No one's answering, frustration growing as debt deadline looms
Reporter: Steve Nuñez
TUCSON (KGUN9-TV) - With less than a week until the nation defaults on its debt, no bill appears able to pass and both Republicans and Democrats have stopped negotiating. The flood of calls from angry Americans behind both sides of the aisle keep on coming.
So have you tried to contact your Representative's office? One retired Tucson woman, who lives on a fixed income, has tried to do just that countless times. But she hasn't gotten an answer.
Marge Oravetz is frustrated.
"I've called this number several times," said Oravetz, as she pointed to a number listed for Congress.
The retired federal worker has spent the entire day calling and calling again trying to reach someone who will listen to her concerns.
"Well, its ringing now," said Oravetz after redialing the number. Seven rings later, the call goes straight to voice mail.
Oravetz, a Navy Accounting Technician, supports Congress raising the debt ceiling. That's because the 80-year old is concerned she may not receive her Social Security check.
"And I only get $278 a month social security," said Oravetz.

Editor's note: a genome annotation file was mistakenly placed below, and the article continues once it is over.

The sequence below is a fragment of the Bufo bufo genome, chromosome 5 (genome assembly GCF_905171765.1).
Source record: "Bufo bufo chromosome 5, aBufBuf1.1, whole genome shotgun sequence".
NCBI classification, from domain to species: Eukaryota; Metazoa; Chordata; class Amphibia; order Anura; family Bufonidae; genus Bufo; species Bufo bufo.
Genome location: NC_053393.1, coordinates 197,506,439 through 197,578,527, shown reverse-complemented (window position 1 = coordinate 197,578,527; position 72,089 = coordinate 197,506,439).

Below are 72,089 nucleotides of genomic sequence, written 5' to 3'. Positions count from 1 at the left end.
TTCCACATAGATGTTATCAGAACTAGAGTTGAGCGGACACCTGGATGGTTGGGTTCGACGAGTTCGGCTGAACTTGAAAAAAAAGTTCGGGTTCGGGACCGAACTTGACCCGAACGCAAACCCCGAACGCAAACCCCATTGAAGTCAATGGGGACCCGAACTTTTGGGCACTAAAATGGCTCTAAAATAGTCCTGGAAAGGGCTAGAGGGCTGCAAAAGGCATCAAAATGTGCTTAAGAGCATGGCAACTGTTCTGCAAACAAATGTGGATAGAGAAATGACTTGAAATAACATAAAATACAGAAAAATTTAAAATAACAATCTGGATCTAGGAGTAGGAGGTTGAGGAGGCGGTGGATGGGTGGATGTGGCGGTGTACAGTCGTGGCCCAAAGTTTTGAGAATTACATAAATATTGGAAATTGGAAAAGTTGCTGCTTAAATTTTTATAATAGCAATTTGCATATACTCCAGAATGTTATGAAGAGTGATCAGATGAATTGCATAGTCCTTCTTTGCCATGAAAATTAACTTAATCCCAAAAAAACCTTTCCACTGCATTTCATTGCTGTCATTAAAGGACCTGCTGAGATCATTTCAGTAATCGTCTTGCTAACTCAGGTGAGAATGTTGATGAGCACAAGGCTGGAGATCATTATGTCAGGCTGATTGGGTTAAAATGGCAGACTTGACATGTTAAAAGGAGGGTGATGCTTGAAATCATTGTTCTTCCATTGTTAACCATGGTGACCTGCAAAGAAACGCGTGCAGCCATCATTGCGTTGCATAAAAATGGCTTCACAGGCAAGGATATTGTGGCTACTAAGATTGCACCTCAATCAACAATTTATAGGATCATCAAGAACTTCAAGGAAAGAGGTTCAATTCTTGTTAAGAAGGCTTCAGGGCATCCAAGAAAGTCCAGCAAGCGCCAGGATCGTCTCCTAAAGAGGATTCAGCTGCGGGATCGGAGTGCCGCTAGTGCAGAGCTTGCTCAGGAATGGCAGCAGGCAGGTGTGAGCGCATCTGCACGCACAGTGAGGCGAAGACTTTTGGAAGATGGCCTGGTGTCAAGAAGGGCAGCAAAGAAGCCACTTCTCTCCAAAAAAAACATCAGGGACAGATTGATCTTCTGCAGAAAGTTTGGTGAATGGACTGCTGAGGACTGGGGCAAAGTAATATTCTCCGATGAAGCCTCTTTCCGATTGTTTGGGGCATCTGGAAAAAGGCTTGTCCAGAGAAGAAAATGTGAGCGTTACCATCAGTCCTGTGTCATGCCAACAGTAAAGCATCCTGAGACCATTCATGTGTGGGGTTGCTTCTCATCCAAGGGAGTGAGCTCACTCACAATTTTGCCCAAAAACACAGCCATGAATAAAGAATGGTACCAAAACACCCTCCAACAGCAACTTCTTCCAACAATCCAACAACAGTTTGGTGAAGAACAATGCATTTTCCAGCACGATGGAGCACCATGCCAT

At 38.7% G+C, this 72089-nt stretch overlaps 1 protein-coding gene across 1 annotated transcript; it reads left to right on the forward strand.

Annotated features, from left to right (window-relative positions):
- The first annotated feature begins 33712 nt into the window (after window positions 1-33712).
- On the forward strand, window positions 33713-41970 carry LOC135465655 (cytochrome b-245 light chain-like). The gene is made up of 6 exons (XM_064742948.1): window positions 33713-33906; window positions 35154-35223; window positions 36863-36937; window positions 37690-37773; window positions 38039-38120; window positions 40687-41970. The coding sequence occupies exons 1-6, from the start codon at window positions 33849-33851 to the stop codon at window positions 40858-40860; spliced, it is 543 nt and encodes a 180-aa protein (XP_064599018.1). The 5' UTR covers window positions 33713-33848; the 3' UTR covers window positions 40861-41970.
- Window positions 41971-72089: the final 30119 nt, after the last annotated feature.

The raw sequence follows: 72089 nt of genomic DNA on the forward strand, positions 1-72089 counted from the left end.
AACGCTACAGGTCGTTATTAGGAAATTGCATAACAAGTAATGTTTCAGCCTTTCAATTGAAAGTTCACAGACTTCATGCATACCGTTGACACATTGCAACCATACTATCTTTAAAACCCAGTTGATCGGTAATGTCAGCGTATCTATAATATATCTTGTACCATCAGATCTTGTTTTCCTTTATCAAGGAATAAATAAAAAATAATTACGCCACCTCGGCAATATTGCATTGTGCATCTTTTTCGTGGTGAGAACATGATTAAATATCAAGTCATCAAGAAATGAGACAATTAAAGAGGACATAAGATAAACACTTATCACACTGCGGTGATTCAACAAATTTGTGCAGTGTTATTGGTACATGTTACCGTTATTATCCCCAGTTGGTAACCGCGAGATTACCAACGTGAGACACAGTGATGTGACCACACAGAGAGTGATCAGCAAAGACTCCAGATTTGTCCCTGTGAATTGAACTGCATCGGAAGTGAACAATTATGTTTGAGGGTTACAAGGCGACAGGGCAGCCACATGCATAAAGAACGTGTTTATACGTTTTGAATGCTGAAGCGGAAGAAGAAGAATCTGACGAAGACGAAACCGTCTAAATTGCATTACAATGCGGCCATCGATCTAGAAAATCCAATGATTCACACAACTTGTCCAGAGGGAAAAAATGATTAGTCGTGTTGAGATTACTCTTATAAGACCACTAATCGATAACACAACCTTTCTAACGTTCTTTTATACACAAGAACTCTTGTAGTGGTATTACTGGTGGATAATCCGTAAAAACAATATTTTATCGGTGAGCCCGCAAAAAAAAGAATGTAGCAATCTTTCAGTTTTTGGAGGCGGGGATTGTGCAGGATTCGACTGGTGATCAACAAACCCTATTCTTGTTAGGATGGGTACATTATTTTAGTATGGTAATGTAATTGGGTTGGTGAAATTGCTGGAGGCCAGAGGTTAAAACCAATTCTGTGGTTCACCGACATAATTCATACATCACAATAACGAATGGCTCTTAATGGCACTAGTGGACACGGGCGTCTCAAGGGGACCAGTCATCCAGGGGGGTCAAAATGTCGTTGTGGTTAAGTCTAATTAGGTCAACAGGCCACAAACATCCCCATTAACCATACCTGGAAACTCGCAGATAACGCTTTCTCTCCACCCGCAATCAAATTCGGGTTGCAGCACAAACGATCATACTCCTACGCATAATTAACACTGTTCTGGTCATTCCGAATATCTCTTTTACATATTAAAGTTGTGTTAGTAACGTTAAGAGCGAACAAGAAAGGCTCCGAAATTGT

So with no answers from Congress, 9 On Your Side took her concerns to Pima County's Don't Borrow Trouble. The agency is an unbiased non-profit organization that also provides financial education.
Evelia Martinez, a lending specialist, told 9 On Your Side people like Oravetz, who live on a fixed income, could be impacted the most whether the U.S. Defaults or not. Oravetz recently racked up debt on her credit cards just to make ends meet.
"The credit of the United States always has been at an 850 credit score, its on the verge of dropping significantly," said Martinez.
Credit ratings agencies warned they will downgrade the nation's credit without a deal that cuts the deficit. Martinez said banks are still likely to raise interest rates and pass more cost hikes to consumers.
"They'll gradually start to increase the renewal fees, they'll gradually start to increase the over limit fees," said Martinez. "The average consumer will probably have to pay more, cost of living will go up."
Oravetz said that's exactly why she's still determined to keep redialing until she talks to someone in Congress. The Democrat said she's especially interested in reaching Arizona's Republican Senator's John McCain and Jon Kyl.
Nuñez asked: "Do you really think your voice is going to be heard?"
"Maybe they would wake up and know that their future is on the line and not just ours," said Oravetz.
Meanwhile, the House was supposed to vote on speaker John Boehner's plan. But it was delayed because the Congressional Budget Office said his plan saves just $850 billion, far less than the $1.2 trillion he advertised.
Representatives from Congressman Raul Grijalva, Congresswoman Gabrielle Giffords and Senator John McCain told 9 On Your Side their phone lines were not ringing off the hook as they did on Tuesday. We were unable to reach Senator Jon Kyl's office.